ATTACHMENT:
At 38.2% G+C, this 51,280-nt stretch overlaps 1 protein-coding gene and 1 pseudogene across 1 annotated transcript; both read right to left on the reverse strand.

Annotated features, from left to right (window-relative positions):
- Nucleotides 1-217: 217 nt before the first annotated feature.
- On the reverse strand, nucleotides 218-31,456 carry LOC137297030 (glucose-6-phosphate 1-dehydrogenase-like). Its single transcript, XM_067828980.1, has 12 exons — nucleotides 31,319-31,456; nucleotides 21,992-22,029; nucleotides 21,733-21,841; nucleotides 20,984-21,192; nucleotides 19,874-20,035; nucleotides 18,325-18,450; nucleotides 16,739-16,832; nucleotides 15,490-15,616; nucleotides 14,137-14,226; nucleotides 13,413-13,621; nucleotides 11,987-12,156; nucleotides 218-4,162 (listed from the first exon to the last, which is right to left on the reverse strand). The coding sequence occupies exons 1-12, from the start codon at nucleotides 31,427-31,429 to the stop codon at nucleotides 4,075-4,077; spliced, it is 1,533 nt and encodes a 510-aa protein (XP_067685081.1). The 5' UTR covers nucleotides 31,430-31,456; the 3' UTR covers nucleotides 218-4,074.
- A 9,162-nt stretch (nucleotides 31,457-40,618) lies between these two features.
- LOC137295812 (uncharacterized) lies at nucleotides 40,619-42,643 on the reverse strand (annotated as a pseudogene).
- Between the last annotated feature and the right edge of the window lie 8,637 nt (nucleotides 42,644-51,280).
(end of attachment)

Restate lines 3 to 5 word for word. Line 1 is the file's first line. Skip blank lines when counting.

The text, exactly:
- Nucleotides 1-217: 217 nt before the first annotated feature.
- On the reverse strand, nucleotides 218-31,456 carry LOC137297030 (glucose-6-phosphate 1-dehydrogenase-like). Its single transcript, XM_067828980.1, has 12 exons — nucleotides 31,319-31,456; nucleotides 21,992-22,029; nucleotides 21,733-21,841; nucleotides 20,984-21,192; nucleotides 19,874-20,035; nucleotides 18,325-18,450; nucleotides 16,739-16,832; nucleotides 15,490-15,616; nucleotides 14,137-14,226; nucleotides 13,413-13,621; nucleotides 11,987-12,156; nucleotides 218-4,162 (listed from the first exon to the last, which is right to left on the reverse strand). The coding sequence occupies exons 1-12, from the start codon at nucleotides 31,427-31,429 to the stop codon at nucleotides 4,075-4,077; spliced, it is 1,533 nt and encodes a 510-aa protein (XP_067685081.1). The 5' UTR covers nucleotides 31,430-31,456; the 3' UTR covers nucleotides 218-4,074.
- A 9,162-nt stretch (nucleotides 31,457-40,618) lies between these two features.